When applying the idea of money, Twain supposes that rich men are so because of their exploitation of others. They can never get enough and always strive for more and more money. This is a sort of slavery in some sense and makes people dependant on what they have at the moment and how they will live tomorrow. Thus, if a man looks for freedom by means of enrichment, which resolves many problems with material amenities so needful in everyday life, and after all is afraid of lack of money, then riches lead to enslavement. Moreover, this syllogism proves the idea of the time which people spend on different activities. Time, like life, is short or seems, in many cases so. It is up o a man what sort of activity he/she spends time. The pessimism of Mark Twain is a peculiar characteristic feature in all his works as for a man’s nature discussion. The writer did not conceal his personal attitude towards men and never criticized those who discussed men to be the most dangerous creatures in the world. These piece-of-hatred intentions towards human beings were the greatest stimuli for him to write his novels and works of various periods of his life. The attitudes of determinism, moralism, pessimism, and pathetic were the key attitudes of the writer, which predominantly occurred in his thought-imagery design of mental activity seen in his works (Hutchinson, p. 318).

Proceeding with the idea of the logical background of Mark Twain’s essay, the author notes that a man is the only patriot. It is normal for the citizens of a definite country to love their place of birth or living due to several reasons. This can be a stimulus for them to consider patriotism as the highest mandatory requirement of living within a country. It is interesting then to ask: what is country actually? Without the help of a dictionary, one can definitely suppose that country consists of people; people in return is the main value of a democratic society, and all members of this very people are equal for two reasons, as the author claims throughout his works: they originate from one forefather and their rights are stated in the main Law of a country, meaning The Constitution. In American society since the time of Mark Twain until now, this problem has gained no positive solutions. Hence, one can surely hesitate as of being patriotically intended stating that he/she is the greatest patriot. Here comes another statement, namely: patriots love their country, which consists of human beings (notwithstanding their racial belonging and cultural diversity); then, under conditions of racial or any other kind of discrimination, there are no patriots.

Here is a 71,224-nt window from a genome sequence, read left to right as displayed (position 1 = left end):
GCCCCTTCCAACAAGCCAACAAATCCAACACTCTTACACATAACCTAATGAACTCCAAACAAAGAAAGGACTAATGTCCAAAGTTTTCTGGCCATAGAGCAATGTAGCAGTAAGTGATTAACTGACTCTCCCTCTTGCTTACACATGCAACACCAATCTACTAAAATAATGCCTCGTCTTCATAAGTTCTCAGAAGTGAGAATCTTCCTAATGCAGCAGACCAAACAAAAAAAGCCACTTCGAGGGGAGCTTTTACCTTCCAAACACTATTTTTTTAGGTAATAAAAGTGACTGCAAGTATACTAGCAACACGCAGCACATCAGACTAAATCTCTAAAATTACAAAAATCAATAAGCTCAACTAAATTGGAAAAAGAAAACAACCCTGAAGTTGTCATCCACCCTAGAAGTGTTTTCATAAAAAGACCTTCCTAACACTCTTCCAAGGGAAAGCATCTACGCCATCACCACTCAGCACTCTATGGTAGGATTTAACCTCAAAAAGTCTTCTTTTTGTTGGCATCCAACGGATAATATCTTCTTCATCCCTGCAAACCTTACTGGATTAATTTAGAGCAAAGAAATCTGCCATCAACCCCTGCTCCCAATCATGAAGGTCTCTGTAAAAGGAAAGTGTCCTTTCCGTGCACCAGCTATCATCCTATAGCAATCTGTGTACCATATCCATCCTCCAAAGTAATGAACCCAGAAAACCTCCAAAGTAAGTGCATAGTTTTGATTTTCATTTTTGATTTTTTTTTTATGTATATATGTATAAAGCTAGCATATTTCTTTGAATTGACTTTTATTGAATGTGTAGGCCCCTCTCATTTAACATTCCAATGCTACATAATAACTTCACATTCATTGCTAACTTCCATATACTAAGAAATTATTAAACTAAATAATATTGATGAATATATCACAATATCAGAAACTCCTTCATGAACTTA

The theme of patriotism is then supported in the essay by the idea of the religious man. Here the author tries to make controversial appraisal to a man because too many people state about their belonging to a religion adhering to the principles or commandments which this religion states and, though, interpreting it by various means more appropriate for human beings to provide a definite way of thinking within a community. When it is stated to love each other, and there are rather more cases of hatred than love, then there should not be any mention about religious society and sacred principles of providing policies in it. It is just a sort of excuse for those who gain profits afterward.

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The author is also inclined to think by means of logic that a man is an animal. This statement can invoke a whole disproof from the side of the community where an individual lives. The author, who usually observed the attitudes of animals, tends to state that the manners of human beings are lower as of rating in comparison with those of animals. People are masters of this world pretending to be on the top and above the rest of the creatures, but facts are stubborn things, and the place of human beings is at the bottom now (Twain, 1997).

To conclude, the essay of Mark Twain, The Damned Human Race, is a work full of the writer’s sarcasm as for the nature of people with a specter of points supporting the idea of man as an animal.

Works cited

  1. Twain, Mark. The Damned Human Race. 1997.
  2. Alleva, Richard. “MISSING THE DARK SIDE : Ken Burns Does ‘Mark Twain’.” Commonweal 2002: 19.
  3. Hutchinson, Stuart. Mark Twain : The biographical responses: Critical Assessments. Routledge, 1993
  4. Pâtea, Viorica & Díaz, María Eugenia. Critical essays on the myth of the American Adam. Universidad de Salamanca, 2001
  5. Margulis, Lynn & Sagan, Dorion. Microcosmos: four billion years of evolution from our microbial ancestors. University of California Press, 1997
  6. Nadell. Judith; Langan, John & Comodromos, Eliza A. Longman Reader, The, 8th Edition. Longman, 2007